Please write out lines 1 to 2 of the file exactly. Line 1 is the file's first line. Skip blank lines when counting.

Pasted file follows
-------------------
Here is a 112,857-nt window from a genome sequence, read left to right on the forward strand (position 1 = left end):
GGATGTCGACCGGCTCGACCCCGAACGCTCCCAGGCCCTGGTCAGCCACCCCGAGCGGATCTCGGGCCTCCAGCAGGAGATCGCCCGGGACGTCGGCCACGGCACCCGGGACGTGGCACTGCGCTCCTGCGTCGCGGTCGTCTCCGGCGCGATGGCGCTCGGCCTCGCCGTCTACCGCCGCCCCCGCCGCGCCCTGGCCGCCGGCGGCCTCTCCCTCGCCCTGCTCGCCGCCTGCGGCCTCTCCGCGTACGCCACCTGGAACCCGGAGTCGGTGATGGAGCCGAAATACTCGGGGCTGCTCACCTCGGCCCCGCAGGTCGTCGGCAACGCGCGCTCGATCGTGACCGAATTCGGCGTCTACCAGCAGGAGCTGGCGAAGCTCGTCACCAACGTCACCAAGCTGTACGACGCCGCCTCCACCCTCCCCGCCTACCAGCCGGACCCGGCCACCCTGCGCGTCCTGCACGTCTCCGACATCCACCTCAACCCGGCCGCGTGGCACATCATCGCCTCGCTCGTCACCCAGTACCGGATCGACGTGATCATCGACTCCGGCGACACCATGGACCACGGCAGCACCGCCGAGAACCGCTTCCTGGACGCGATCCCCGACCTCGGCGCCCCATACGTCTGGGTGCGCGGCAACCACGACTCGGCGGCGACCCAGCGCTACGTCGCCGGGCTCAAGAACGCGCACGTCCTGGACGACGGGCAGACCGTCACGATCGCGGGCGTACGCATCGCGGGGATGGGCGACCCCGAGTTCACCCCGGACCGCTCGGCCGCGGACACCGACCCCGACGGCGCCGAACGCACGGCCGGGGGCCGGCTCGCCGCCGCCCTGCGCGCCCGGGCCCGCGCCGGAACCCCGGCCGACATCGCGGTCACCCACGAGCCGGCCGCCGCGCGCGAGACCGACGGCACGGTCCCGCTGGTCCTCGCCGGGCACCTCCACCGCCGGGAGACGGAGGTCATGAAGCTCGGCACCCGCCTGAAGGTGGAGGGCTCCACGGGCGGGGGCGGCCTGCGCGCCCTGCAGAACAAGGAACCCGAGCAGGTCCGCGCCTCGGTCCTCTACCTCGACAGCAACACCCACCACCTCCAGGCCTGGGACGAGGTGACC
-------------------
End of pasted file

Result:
Here is a 112,857-nt window from a genome sequence, read left to right on the forward strand (position 1 = left end):
GGATGTCGACCGGCTCGACCCCGAACGCTCCCAGGCCCTGGTCAGCCACCCCGAGCGGATCTCGGGCCTCCAGCAGGAGATCGCCCGGGACGTCGGCCACGGCACCCGGGACGTGGCACTGCGCTCCTGCGTCGCGGTCGTCTCCGGCGCGATGGCGCTCGGCCTCGCCGTCTACCGCCGCCCCCGCCGCGCCCTGGCCGCCGGCGGCCTCTCCCTCGCCCTGCTCGCCGCCTGCGGCCTCTCCGCGTACGCCACCTGGAACCCGGAGTCGGTGATGGAGCCGAAATACTCGGGGCTGCTCACCTCGGCCCCGCAGGTCGTCGGCAACGCGCGCTCGATCGTGACCGAATTCGGCGTCTACCAGCAGGAGCTGGCGAAGCTCGTCACCAACGTCACCAAGCTGTACGACGCCGCCTCCACCCTCCCCGCCTACCAGCCGGACCCGGCCACCCTGCGCGTCCTGCACGTCTCCGACATCCACCTCAACCCGGCCGCGTGGCACATCATCGCCTCGCTCGTCACCCAGTACCGGATCGACGTGATCATCGACTCCGGCGACACCATGGACCACGGCAGCACCGCCGAGAACCGCTTCCTGGACGCGATCCCCGACCTCGGCGCCCCATACGTCTGGGTGCGCGGCAACCACGACTCGGCGGCGACCCAGCGCTACGTCGCCGGGCTCAAGAACGCGCACGTCCTGGACGACGGGCAGACCGTCACGATCGCGGGCGTACGCATCGCGGGGATGGGCGACCCCGAGTTCACCCCGGACCGCTCGGCCGCGGACACCGACCCCGACGGCGCCGAACGCACGGCCGGGGGCCGGCTCGCCGCCGCCCTGCGCGCCCGGGCCCGCGCCGGAACCCCGGCCGACATCGCGGTCACCCACGAGCCGGCCGCCGCGCGCGAGACCGACGGCACGGTCCCGCTGGTCCTCGCCGGGCACCTCCACCGCCGGGAGACGGAGGTCATGAAGCTCGGCACCCGCCTGAAGGTGGAGGGCTCCACGGGCGGGGGCGGCCTGCGCGCCCTGCAGAACAAGGAACCCGAGCAGGTCCGCGCCTCGGTCCTCTACCTCGACAGCAACACCCACCACCTCCAGGCCTGGGACGAGGTGACC